Jackie did her bit to dispel the bad rap that American food gets globally.
“Australia is inundated with American fast-food chains. Their concept of American food is totally corrupted. But they love great food, so I decided to do what I could to teach them about our cuisine.”
She taught a class on regional American cooking from the South, combining recipes from her ancestors with ones she picked up along the way.
“Australians love spicy food. It goes with the climate and there is a lot Southeast Asian influence in their food culture. So they loved the piquant flavors of our Southern roots. Between the classes, and then my ‘eatertainment’ shows, they really learned more of an appreciation for American cooking and food culture.”
Jackie kept her favorite American holiday very alive Down Under, cooking up a huge annual Thanksgiving dinner even though it’s not celebrated there.
“At first, I was shocked. Turkeys in Australia are not very big. They look like big chickens, similar to a good-sized oven-stuffer roaster, and they are can be quite pricey, especially if you come from a country where they were often given away for free.
For my Aussie Thanksgivings, my good friend Chris (from Ohio, of course) would special-order the biggest bird they had from the organic poultry stand in the market. He would attract a small crowd when he picked it up, their eyes popping out. Most of them had never seen such a large bird, especially not in November. You only ever have a whole turkey at Christmas.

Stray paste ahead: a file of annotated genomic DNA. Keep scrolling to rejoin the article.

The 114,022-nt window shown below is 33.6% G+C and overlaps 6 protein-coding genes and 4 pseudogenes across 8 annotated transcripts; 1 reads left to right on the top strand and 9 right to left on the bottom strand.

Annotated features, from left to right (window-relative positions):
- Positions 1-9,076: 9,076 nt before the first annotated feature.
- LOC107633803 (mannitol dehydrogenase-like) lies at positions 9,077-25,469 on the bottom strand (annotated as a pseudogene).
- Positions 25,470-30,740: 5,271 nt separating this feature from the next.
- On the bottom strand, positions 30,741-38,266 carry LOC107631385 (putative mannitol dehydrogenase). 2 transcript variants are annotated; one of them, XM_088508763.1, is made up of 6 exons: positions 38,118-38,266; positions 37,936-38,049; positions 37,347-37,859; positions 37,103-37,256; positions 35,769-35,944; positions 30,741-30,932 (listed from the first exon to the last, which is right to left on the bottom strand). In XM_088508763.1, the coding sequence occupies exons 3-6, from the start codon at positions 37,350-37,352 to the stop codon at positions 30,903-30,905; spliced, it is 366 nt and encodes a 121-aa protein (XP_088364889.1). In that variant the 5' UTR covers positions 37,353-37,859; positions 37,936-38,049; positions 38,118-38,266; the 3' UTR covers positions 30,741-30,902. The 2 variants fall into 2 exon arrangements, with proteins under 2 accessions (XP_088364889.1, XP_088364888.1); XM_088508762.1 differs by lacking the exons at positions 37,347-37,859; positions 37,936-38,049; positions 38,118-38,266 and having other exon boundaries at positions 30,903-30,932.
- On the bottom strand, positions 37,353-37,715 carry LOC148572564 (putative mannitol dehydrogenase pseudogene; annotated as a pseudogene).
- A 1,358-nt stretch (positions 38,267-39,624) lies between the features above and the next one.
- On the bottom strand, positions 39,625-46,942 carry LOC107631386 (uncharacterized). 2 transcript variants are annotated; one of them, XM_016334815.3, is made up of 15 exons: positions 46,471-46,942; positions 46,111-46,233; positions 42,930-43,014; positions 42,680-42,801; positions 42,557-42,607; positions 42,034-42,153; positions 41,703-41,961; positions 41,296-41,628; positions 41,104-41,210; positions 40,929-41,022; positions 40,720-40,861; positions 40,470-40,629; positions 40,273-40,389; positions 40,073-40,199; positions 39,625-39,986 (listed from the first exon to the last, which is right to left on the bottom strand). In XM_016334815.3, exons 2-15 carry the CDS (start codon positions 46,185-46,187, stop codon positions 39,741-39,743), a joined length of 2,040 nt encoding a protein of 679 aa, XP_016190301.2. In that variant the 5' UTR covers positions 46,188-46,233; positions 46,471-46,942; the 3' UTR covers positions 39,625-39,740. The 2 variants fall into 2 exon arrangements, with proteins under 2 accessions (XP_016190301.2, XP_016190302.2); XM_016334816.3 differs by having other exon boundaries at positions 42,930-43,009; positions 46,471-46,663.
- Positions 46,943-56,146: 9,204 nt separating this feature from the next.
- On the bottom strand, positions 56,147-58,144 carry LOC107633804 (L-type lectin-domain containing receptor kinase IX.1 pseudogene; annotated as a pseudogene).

At the first Australian Christmas I went to, I witnessed some unusual turkey-related behavior. My mother-in-law cooked a whole turkey, served the breasts and gave the legs to the dog! I couldn’t believe it!”
For Jackie “throwing the turkey on the barby” was a necessity.
“First of all, the average Australian oven was never meant to fit an American-sized turkey. Even if you could get it to fit, you’d never be able to cook any side dishes. So the Weber it is and it does a great job. I recall a particularly large bird where we thought we might have to take turns sitting on the Weber’s lid to hold it in. Plus, it’s pretty hot down under in November and hotter still at Christmas. You try to do anything to keep from having the oven blasting. You wind up transforming traditional American dishes into salads wherever you can.”
Now that Jackie’s back in America, her Aussie friends have decided to carry on the tradition and cook up Thanksgiving dinners. Jackie’s happy they learned American food goes way beyond hot dogs and McDonald’s.